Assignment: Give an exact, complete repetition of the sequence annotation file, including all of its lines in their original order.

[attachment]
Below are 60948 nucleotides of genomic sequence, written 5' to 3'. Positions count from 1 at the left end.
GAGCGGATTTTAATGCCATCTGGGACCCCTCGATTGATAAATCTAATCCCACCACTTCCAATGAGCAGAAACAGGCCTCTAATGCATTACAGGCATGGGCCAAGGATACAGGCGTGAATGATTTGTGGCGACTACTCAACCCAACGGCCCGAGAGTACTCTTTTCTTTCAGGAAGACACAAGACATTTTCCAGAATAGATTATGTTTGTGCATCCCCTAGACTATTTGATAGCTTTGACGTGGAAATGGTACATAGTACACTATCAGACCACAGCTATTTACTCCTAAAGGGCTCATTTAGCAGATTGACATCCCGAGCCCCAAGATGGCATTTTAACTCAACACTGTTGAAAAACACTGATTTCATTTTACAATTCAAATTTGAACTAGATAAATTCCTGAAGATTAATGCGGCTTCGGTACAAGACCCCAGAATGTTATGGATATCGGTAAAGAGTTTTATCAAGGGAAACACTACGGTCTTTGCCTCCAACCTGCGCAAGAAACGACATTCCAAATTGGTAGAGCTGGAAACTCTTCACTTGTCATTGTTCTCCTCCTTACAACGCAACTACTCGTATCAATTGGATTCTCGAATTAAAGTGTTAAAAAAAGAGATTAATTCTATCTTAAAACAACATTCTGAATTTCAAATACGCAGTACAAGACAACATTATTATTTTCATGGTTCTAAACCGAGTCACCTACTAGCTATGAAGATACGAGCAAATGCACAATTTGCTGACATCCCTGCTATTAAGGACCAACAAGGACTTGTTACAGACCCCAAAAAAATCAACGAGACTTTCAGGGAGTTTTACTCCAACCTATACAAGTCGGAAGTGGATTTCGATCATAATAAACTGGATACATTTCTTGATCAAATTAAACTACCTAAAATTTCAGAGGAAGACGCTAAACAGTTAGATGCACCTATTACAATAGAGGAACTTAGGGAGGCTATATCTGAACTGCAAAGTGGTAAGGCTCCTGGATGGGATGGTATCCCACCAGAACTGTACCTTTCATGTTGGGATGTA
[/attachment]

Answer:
Below are 60948 nucleotides of genomic sequence, written 5' to 3'. Positions count from 1 at the left end.
GAGCGGATTTTAATGCCATCTGGGACCCCTCGATTGATAAATCTAATCCCACCACTTCCAATGAGCAGAAACAGGCCTCTAATGCATTACAGGCATGGGCCAAGGATACAGGCGTGAATGATTTGTGGCGACTACTCAACCCAACGGCCCGAGAGTACTCTTTTCTTTCAGGAAGACACAAGACATTTTCCAGAATAGATTATGTTTGTGCATCCCCTAGACTATTTGATAGCTTTGACGTGGAAATGGTACATAGTACACTATCAGACCACAGCTATTTACTCCTAAAGGGCTCATTTAGCAGATTGACATCCCGAGCCCCAAGATGGCATTTTAACTCAACACTGTTGAAAAACACTGATTTCATTTTACAATTCAAATTTGAACTAGATAAATTCCTGAAGATTAATGCGGCTTCGGTACAAGACCCCAGAATGTTATGGATATCGGTAAAGAGTTTTATCAAGGGAAACACTACGGTCTTTGCCTCCAACCTGCGCAAGAAACGACATTCCAAATTGGTAGAGCTGGAAACTCTTCACTTGTCATTGTTCTCCTCCTTACAACGCAACTACTCGTATCAATTGGATTCTCGAATTAAAGTGTTAAAAAAAGAGATTAATTCTATCTTAAAACAACATTCTGAATTTCAAATACGCAGTACAAGACAACATTATTATTTTCATGGTTCTAAACCGAGTCACCTACTAGCTATGAAGATACGAGCAAATGCACAATTTGCTGACATCCCTGCTATTAAGGACCAACAAGGACTTGTTACAGACCCCAAAAAAATCAACGAGACTTTCAGGGAGTTTTACTCCAACCTATACAAGTCGGAAGTGGATTTCGATCATAATAAACTGGATACATTTCTTGATCAAATTAAACTACCTAAAATTTCAGAGGAAGACGCTAAACAGTTAGATGCACCTATTACAATAGAGGAACTTAGGGAGGCTATATCTGAACTGCAAAGTGGTAAGGCTCCTGGATGGGATGGTATCCCACCAGAACTGTACCTTTCATGTTGGGATGTA